The probability value represents how much we believe in the event that will occur. If the opportunity value is close to 1, we have a great confidence in the occurrence of the event. Conversely, if the opportunity value is close to 0, our small belief will occur. An event that is certain to occur has an probability value of 1. For example, the chance of the appearance of images or numbers in one coin toss Because if we do one coin toss then what will definitely appear is a picture or number. While events that might not occur have an probability value of 0. For example, the probability for the emergence of images and numbers in one throw of a coin because it is not possible the results of the occurrence of images and numbers appear simultaneously. This event means mutually exclusive events, ie if the number that appears means an image that does not appear, or vice versa. Calculating Opportunities with the Nisbi Frequency Approach

Suppose that a random experiment is carried out n times. If event A appears as many times ($ 0 le k le n $), then the relative frequency of occurrence of event A is determined by the formula:

$ F (A) = frac{k}{n} $

If the value of n approaches infinity ($ n rightarrow infty $), then the value $ frac{k}{n} $ tends to be close to a certain value. This particular value is the chance value of the occurrence of event A.

$ P (A) = lim_{n rightarrow infty} F (A) = lim_{n rightarrow infty} frac{k}{n} $

Calculating Opportunities by Approaching Classical Opportunity Definitions

Suppose that in an experiment there are possible results with each of them having equally likely opportunities. If event A can appear as many times as k, then the chance of occurrence A is determined by the formula:

$ P (A) = frac{k}{n}$

Calculating Opportunities Using Sample Space

To be able to work on probability questions from random experiments, we must understand what the sample space means (which is usually symbolized by S) and what is the event (usually symbolized by A) in a random experiment. The opportunity formula to be used is:

$ P (A) = frac{n (A)}{n (S)} $

where P (A) states the chance of occurrence A; n (A) number of events A; and n (S) the number of sample rooms.

__Problems example__:

1. A student conducts an experiment by throwing a coin several times. The results of these experiments are shown in the following table.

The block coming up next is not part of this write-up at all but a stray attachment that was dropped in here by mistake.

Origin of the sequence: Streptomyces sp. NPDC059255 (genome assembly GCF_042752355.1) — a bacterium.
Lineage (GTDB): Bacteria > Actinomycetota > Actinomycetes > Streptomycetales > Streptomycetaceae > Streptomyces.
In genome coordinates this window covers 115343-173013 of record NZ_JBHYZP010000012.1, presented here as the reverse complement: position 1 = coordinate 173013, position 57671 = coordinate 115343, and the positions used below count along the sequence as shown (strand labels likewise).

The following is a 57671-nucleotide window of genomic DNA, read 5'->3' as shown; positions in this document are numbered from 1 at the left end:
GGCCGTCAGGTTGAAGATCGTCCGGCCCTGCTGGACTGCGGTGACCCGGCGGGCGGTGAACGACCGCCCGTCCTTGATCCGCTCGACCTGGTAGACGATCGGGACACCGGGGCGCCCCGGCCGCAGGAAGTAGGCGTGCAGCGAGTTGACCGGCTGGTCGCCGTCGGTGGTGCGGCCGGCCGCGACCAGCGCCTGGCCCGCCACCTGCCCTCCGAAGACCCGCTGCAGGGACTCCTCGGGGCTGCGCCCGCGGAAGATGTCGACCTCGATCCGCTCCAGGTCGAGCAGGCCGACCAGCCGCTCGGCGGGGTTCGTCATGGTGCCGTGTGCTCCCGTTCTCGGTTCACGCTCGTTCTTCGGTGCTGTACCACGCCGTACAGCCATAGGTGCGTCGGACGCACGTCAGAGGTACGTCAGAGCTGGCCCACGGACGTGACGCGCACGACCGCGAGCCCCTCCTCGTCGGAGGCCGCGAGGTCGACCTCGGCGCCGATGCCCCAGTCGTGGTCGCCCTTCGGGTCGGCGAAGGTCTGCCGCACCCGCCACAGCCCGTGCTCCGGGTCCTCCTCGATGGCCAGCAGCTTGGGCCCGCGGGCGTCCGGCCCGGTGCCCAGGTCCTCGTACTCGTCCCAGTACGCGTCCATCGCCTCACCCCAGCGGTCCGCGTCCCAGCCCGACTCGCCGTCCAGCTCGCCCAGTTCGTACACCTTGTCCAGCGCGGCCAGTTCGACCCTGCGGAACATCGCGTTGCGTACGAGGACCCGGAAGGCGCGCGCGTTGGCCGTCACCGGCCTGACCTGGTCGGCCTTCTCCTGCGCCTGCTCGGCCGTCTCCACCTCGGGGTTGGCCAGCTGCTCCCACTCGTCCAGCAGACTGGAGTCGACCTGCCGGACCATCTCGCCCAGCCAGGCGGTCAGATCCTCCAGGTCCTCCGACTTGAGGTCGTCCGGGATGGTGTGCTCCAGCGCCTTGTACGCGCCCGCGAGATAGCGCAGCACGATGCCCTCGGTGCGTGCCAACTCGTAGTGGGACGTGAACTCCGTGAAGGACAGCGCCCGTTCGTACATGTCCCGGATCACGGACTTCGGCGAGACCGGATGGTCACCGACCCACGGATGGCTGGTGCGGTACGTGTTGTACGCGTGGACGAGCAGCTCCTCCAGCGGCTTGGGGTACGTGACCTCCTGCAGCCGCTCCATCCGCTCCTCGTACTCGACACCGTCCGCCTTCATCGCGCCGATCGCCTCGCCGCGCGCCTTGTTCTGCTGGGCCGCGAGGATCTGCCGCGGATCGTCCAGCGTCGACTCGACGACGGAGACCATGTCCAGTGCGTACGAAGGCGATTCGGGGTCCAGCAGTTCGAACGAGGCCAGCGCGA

On throws as much as 100 times, namely by summing the throws 10 times, 20 times, 30 times and 40 times, the frequency of the appearance of the image is equal to (6 + 9 + 16 + 21) = 52 so the frequency is = $ frac{52}{100} = 0,52$. If there are more numbers of throws in the experiment, then the relative frequency of the image will be closer to the value of 0,5. Number $ 0,5 = frac{1}{2} $ This is called the chance of the occurrence of an image in an attempt to throw a coin.

2. A natural number is taken randomly from natural numbers 1, 2, 3, …, 7, 8, and 9. If E is the occurrence of prime numbers, calculate the probability of occurrence A!

Answer:

Because taking numbers is random, the numbers have the same chance to be taken so that n = 9. Event A is the number of occurrences of prime numbers, namely 2, 3, 5, and 7, so k = 4.

$ P (A) = frac{k}{n} = frac{4}{9} $

So, the chance value of event A is $frac{4}{9} $.

3. Two dice are thrown together one time. Calculate the chance value of event A, which is the occurrence of 9 dice

Answer:

The sample room in the experiment was S={(1,1), (1,2), (1,3), …, (6,4), (6.5), (6,6)} with many members $ S = 6 times 6 = 36 $ so that $ n (S) = 36 $.

Event A = {(3,6), (4,5), (5,4), (6.3)} so that $ n (A) = 4 $.

So, the chance of the occurrence of the second number of dice equals 9 is

$ begin{align} P (A) & = frac{n (A)}{n (S)} \ & = frac{4}{36} \ & = frac{1}{9} end{align} $.

REFERENCE:

Wirodikromo, Sartono. 2001. Mathematics for High School Class XI. Jakarta: Erlangga.